Once again, this holiday season will be different than in the past. Last year, many kept celebrations small and sacrificed time with extended family members due to concerns over spreading or catching COVID-19.
This year, thanks to the availability of vaccines and boosters, consumers fortunately don’t have to miss out on family dinners, parties and other holiday celebrations. However, despite desires to have a normal holiday season, people remain uncertain.
According to data from a recent consumer study by Vericast, only 40% think gatherings will be "back to normal" and 38% plan to host holiday gatherings this year. Among them, 65% will spend more than last year because they are gathering more often or with larger groups of people.
Adding to high levels of consumer uncertainty and hesitancy is the fact that this year’s Thanksgiving feast is on track to be the most expensive in history. As has been reported broadly in the media, inflation is impacting food prices now and into the foreseeable future. Wholesale prices climbed 8.3% in August year-over-year, the biggest annual gain since the labor department started calculating the number in 2010. As a result, consumers will be forced to pay higher prices on everyday items like meat, poultry, fish and eggs, for which prices have increased by nearly 6% since last year.
When prices on products bought weekly increase, consumers notice. In fact, 77% of shoppers are noticing higher prices at the store, and as a result, 53% are shopping at multiple stores to find the best price.
An Opportunity for Private Brands
With price pressures coming at the onset of the holidays, private brands are likely to see increases in sales and consumer adoption. Why? Historically, private brands are cheaper than national brands and almost half of consumers say that high prices drive them to switch brands. Further, research shows that due to ongoing pandemic concerns, about 75% of consumers are continuing to make changes to their buying habits and one in three have already switched to buying private brands during the pandemic.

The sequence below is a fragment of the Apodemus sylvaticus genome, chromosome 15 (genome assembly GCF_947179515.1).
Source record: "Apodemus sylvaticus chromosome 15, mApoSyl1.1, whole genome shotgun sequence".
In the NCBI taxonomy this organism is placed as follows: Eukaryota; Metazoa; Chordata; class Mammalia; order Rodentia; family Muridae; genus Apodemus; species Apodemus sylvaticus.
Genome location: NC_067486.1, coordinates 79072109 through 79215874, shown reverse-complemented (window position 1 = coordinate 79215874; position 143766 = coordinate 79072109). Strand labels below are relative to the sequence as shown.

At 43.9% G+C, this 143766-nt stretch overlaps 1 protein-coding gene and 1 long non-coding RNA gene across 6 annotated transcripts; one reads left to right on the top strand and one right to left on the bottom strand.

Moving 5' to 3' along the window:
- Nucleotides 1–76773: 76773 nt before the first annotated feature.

The challenge for retailers now is that 10-15% of shoppers don’t actually know which products are private label versus a national brand. For example, only 30% of Kroger shoppers recognized Simple Truth as a private brand. Therefore, it’s critical that retailers advertise and promote their private brands to ensure trial and repeat buying at their stores.
Holiday Retail Strategies
With 62% of consumers planning to do more home cooking this holiday season, private brands have a real opportunity to get on consumer’s shopping lists, and there are several levers that retailers can pull to promote them.
First, retailers should offer added value to consumers by offering coupons and advertising of their private brands in weekly print and digital circulars, direct mail and digital media. Currently, fewer than 50% of retailers with digital circulars promote private label coupons and only a third offered online deals for store brands. Given price increases, coupons are more relevant than ever and 60% of shoppers are actively looking for more coupons, discounts and deals to offset higher prices. Not only that, but 40% said they feel more positively toward a brand or store that offers a coupon or discount.
Retailers should also consider elevating private brands’ positioning in both print advertising and on their websites. It’s no wonder shoppers get confused on where they bought a private brand, since on average only 14% of a retailer’s weekly print circular ad blocks promote them and as the Food Industry Association recently reported, only 20% of retailers feature private brands on their home web page.
This holiday season and into 2022, retailers must capitalize on the opportunity to grow market share by promoting their quality, assortment and category breadth of private brands.